The main purpose of this mission was to deploy the Hubble Space Telescope (HST) astronomical observatory. It was designed to operate above the Earth's turbulent and obscuring atmosphere to observe celestial objects at ultraviolet, visible and near-infrared wavelengths. This was a joint NASA-ESA effort. The rest of the mission was devoted to photography and onboard experiments. To launch HST into an orbit that guaranteed longevity, Discovery soared to 600 kilometres (370 mi) – the highest shuttle altitude ever at the time. The record height permitted the crew to photograph earth's large scale geographic features not apparent from lower orbits. Motion pictures were recorded by two IMAX cameras, and the results appeared in the IMAX film Destiny in Space. Experiment activity included a biomedical technology study, advanced materials research; particle contamination and ionizing radiation measurements; and student science project studying zero gravity effects on electronic arcs. Discovery’s reentry from its higher than usual orbit required a deorbit burn of 4 min 58 s, the longest in shuttle history up to that time.
Secondary payloads: IMAX Cargo Bay Camera (ICBC) to document operations outside crew cabin and hand-held IMAX camera for use inside crew cabin; Ascent Particle Monitor (APM) to detect particulate matter in payload bay; Protein Crystal Growth (PCG) to provide data on growing protein crystals in microgravity; Radiation Monitoring Equipment III (RME III) to measure gamma ray levels in crew cabin; Investigations into Polymer Membrane Processing (IPMP) to determine porosity control in microgravity environment; Shuttle Student Involvement Program (SSIP) experiment to study effects of near-weightlessness on electrical arcs, and Air Force Maui Optical Site (AMOS) experiment.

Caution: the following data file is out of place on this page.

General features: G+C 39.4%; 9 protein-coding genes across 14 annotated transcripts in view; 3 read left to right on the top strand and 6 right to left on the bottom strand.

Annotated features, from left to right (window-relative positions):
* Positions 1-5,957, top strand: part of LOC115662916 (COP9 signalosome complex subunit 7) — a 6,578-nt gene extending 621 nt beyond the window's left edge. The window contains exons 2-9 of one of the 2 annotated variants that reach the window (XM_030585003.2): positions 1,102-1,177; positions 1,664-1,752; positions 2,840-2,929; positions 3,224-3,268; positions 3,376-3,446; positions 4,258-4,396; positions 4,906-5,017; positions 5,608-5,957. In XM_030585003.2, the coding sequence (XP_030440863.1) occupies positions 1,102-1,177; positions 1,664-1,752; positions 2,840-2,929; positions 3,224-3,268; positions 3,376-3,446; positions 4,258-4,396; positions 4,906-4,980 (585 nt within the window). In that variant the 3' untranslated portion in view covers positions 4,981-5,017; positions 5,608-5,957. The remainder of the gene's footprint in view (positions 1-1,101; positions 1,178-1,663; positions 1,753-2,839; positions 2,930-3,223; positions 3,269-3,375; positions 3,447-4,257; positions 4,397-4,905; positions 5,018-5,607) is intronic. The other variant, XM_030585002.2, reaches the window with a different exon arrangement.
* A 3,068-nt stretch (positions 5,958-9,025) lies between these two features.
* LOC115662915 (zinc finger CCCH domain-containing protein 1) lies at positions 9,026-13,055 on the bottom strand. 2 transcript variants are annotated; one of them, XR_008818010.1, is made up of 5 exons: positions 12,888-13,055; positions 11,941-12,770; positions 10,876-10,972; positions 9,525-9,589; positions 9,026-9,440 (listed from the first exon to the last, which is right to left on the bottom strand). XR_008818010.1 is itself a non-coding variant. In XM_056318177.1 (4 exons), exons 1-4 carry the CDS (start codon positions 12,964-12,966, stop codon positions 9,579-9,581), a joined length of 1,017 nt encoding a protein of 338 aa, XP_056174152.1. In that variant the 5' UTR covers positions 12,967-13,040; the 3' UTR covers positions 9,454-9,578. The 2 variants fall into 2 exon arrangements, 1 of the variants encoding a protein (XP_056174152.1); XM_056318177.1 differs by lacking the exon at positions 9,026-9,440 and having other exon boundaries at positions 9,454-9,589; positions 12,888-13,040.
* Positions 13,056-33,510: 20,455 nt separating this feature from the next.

29 April 1990, 6:49:57 am PDT, Runway 22, Edwards Air Force Base, CA. Rollout distance: 2,705 metres (8,875 ft). Rollout time: 61 seconds. First use of carbon brakes at landing. Orbiter returned to KSC on 7 May 1990. Landing Weight: 85,782 kilograms (189,120 lb).
|Attempt||Planned||Result||Turnaround||Reason||Decision point||Weather go (%)||Notes|
|1||10 Apr 1990, 12:00:00 am||scrubbed||---||technical||(TT-4)||faulty valve in Auxiliary Power Unit (APU) Number One.|
|2||24 Apr 1990, 12:00:00 am||delayed, successful||14 days, 0 hours, 0 minutes||technical||(TT-31 seconds)||countdown was held at T-31 seconds when a fuel valve line on ground support equipment failed to shut automatically. The valve was shut manually and the countdown was resumed.|
Wake-up calls 
NASA began a tradition of playing music to astronauts during the Gemini program, which was first used to wake up a flight crew during Apollo 15. Each track is specially chosen, often by their families, and usually has a special meaning to an individual member of the crew, or is applicable to their daily activities.
|Day 2||"Space is Our World"||Private Numbers|
|Day 3||"Shout"||Otis Day and the Knights|
|Day 4||"Kokomo"||Beach Boys|
|Day 5||"Cosmos"||Frank Hayes|
|Day 6||"Rise and Shine"||Raffi|
Florida and the Bahamas.
See also 
- Space science
- Space shuttle
- List of space shuttle missions
- List of human spaceflights chronologically